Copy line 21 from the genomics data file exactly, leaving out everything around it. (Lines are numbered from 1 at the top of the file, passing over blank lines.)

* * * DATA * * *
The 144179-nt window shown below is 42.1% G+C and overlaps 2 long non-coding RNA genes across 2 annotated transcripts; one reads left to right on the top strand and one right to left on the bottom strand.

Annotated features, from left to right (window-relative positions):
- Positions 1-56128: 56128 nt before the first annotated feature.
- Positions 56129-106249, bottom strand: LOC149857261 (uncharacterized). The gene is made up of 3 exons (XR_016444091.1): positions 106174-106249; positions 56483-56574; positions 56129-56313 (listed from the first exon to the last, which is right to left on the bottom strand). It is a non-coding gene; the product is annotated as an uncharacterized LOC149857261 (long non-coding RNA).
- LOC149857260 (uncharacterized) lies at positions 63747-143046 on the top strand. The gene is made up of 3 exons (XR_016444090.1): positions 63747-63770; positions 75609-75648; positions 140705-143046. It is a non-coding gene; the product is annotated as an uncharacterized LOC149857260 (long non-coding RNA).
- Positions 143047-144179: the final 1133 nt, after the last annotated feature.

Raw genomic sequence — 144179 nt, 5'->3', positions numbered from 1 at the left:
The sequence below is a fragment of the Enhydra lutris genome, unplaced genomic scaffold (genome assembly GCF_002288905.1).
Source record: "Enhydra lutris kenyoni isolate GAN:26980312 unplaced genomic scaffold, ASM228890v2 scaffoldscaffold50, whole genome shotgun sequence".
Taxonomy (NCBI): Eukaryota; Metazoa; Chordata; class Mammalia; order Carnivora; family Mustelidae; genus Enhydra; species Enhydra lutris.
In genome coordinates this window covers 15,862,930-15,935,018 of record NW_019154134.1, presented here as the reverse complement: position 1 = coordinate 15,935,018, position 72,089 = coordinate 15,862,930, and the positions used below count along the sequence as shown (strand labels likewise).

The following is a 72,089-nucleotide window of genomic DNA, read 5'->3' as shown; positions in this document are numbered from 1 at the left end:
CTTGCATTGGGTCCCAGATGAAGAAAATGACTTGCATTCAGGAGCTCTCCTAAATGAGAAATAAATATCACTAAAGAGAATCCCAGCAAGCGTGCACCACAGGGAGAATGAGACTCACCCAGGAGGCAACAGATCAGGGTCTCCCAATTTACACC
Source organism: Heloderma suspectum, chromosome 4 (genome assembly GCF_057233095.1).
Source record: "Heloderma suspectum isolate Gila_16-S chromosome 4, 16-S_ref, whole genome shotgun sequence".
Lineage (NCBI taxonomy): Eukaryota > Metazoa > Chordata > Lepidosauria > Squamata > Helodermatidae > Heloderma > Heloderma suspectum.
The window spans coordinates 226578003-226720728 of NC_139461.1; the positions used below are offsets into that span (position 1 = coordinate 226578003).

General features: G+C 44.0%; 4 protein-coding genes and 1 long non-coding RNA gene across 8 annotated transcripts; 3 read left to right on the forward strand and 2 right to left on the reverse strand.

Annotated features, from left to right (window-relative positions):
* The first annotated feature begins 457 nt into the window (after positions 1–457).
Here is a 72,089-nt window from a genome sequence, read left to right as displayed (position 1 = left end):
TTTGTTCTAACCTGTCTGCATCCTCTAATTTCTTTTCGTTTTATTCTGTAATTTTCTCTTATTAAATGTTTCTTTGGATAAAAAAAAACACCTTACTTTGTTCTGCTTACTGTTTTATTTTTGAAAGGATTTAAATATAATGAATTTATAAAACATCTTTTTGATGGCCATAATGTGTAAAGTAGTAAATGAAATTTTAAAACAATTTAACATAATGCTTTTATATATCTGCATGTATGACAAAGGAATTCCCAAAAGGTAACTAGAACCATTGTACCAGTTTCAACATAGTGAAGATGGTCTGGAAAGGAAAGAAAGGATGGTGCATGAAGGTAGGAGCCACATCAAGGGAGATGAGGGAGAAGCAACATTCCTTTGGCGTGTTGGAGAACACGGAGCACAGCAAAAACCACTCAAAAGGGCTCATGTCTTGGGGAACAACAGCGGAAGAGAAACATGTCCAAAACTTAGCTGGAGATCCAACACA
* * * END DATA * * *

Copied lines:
Here is a 72,089-nt window from a genome sequence, read left to right as displayed (position 1 = left end):